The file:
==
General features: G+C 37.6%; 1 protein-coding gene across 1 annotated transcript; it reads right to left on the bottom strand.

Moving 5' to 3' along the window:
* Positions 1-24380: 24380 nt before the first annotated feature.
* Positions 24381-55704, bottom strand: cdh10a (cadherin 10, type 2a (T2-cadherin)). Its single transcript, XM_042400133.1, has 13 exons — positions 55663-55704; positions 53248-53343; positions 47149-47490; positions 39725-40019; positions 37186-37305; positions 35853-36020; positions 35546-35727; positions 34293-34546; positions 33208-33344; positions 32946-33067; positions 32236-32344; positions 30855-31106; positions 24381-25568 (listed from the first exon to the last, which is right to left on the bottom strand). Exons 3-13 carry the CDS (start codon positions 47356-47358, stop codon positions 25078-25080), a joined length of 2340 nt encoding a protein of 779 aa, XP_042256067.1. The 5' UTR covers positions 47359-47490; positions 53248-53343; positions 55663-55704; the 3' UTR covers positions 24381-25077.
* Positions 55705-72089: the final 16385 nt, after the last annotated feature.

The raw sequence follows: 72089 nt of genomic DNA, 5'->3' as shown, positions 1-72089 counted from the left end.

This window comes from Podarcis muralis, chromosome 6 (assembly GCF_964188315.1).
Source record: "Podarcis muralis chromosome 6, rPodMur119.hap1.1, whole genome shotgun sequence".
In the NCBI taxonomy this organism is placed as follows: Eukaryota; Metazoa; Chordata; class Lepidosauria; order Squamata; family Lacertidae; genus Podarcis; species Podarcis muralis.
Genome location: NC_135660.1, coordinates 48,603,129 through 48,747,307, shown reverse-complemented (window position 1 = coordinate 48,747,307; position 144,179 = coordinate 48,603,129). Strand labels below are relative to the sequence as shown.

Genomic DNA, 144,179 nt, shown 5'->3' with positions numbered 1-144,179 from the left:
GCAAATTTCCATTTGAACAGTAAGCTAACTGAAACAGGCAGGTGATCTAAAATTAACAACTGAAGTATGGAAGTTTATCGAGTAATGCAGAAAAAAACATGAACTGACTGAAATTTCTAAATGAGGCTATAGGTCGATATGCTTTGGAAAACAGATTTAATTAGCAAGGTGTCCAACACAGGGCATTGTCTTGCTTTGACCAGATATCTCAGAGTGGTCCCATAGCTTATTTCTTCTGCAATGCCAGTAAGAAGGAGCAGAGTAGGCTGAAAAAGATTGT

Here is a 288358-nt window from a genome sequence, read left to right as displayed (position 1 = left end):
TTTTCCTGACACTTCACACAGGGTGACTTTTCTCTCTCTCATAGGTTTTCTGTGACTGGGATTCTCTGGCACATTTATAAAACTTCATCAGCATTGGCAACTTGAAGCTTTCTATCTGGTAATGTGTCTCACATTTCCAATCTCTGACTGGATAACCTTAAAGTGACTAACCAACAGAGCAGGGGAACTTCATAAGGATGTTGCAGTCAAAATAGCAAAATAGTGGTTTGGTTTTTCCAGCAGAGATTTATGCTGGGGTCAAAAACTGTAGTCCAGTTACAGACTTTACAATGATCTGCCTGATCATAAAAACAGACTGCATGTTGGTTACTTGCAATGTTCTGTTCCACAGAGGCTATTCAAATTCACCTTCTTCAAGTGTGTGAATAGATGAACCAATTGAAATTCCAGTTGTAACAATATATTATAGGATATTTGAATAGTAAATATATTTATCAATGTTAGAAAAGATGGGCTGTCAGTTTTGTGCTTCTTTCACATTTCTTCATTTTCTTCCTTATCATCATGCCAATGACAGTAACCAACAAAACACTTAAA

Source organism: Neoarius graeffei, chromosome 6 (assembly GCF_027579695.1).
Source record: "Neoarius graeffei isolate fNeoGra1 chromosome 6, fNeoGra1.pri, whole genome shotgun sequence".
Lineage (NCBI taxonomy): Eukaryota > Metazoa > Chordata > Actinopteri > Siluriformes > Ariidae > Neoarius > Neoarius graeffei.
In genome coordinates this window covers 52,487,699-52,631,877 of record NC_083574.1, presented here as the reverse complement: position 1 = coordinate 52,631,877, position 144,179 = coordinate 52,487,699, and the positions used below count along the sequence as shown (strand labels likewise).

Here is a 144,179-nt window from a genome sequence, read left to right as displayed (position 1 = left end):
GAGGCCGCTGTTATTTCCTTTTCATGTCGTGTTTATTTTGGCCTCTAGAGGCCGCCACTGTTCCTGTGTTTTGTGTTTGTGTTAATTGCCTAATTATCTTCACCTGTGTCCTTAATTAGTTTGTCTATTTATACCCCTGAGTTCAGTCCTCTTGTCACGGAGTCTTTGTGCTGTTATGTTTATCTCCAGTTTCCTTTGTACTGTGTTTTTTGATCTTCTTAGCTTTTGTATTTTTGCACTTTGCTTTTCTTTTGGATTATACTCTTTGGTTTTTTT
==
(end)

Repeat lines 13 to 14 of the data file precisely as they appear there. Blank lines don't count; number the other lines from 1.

Here is a 288358-nt window from a genome sequence, read left to right as displayed (position 1 = left end):
TTTTCCTGACACTTCACACAGGGTGACTTTTCTCTCTCTCATAGGTTTTCTGTGACTGGGATTCTCTGGCACATTTATAAAACTTCATCAGCATTGGCAACTTGAAGCTTTCTATCTGGTAATGTGTCTCACATTTCCAATCTCTGACTGGATAACCTTAAAGTGACTAACCAACAGAGCAGGGGAACTTCATAAGGATGTTGCAGTCAAAATAGCAAAATAGTGGTTTGGTTTTTCCAGCAGAGATTTATGCTGGGGTCAAAAACTGTAGTCCAGTTACAGACTTTACAATGATCTGCCTGATCATAAAAACAGACTGCATGTTGGTTACTTGCAATGTTCTGTTCCACAGAGGCTATTCAAATTCACCTTCTTCAAGTGTGTGAATAGATGAACCAATTGAAATTCCAGTTGTAACAATATATTATAGGATATTTGAATAGTAAATATATTTATCAATGTTAGAAAAGATGGGCTGTCAGTTTTGTGCTTCTTTCACATTTCTTCATTTTCTTCCTTATCATCATGCCAATGACAGTAACCAACAAAACACTTAAA